- Associated Press - Sunday, January 29, 2017

GRAND ISLAND, Neb. (AP) - Nebraska prosecutors sometimes have to make difficult decisions about whether to order an autopsy when it’s not clear how someone died.

The Grand Island Independent reports (https://bit.ly/2kgPxCu ) those decisions are part of the county attorney’s coroner role to determine the cause of death.

State law requires autopsies for anyone younger than 19, and the procedure is routinely ordered when there is no clear explanation for a death.

Hall County Attorney Jack Zitterkopf says he tries not to order an autopsy if there aren’t suspicious circumstances. When someone dies in their 90s or after a recent hospital stay, he says those decisions are relatively easy.

But it’s a tougher call when a 40-year-old dies with no apparent explanation.

“Those are the ones where you really struggle about whether or not you ought to get an autopsy,” Zitterkopf said.

In cases “where there’s no logical explanation for a person dying, we order autopsies,” he said.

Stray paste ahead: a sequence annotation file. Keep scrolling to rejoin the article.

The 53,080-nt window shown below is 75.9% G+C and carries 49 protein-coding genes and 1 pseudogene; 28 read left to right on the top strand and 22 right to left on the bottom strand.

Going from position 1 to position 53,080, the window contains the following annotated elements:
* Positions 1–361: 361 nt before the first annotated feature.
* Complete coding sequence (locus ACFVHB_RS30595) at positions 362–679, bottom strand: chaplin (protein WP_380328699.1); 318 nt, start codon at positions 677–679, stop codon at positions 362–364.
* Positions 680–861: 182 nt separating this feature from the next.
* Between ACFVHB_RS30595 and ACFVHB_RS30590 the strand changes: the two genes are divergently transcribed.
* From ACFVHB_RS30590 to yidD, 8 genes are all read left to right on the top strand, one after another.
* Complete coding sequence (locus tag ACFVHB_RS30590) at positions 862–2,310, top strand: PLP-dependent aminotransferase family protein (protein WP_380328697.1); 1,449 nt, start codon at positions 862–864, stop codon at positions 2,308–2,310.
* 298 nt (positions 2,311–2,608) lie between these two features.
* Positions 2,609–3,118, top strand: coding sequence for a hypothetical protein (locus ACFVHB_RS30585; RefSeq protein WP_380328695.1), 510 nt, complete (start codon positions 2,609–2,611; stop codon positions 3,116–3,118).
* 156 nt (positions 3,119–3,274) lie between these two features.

Zitterkopf and other prosecutors who do this job across the state make their decisions by talking with investigators and possibly visiting the scene of the death. Most of the time, investigators have gathered enough information to quickly determine if an autopsy is needed.

Zitterkopf doesn’t always go to the scene. Sometimes he can get enough information in a 2 a.m. phone call with officers to decide.

If a prosecutor decides not to order an autopsy, family members can make their own arrangements, but then they have to pay for the procedure.

“Not many people do that,” Zitterkopf said.


Information from: The Grand Island Independent, https://www.theindependent.com

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